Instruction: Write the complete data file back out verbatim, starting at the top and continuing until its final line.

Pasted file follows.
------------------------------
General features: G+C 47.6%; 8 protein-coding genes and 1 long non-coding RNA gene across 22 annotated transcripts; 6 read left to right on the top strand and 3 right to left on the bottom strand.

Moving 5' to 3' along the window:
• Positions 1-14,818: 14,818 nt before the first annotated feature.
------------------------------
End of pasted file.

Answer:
General features: G+C 47.6%; 8 protein-coding genes and 1 long non-coding RNA gene across 22 annotated transcripts; 6 read left to right on the top strand and 3 right to left on the bottom strand.

Moving 5' to 3' along the window:
• Positions 1-14,818: 14,818 nt before the first annotated feature.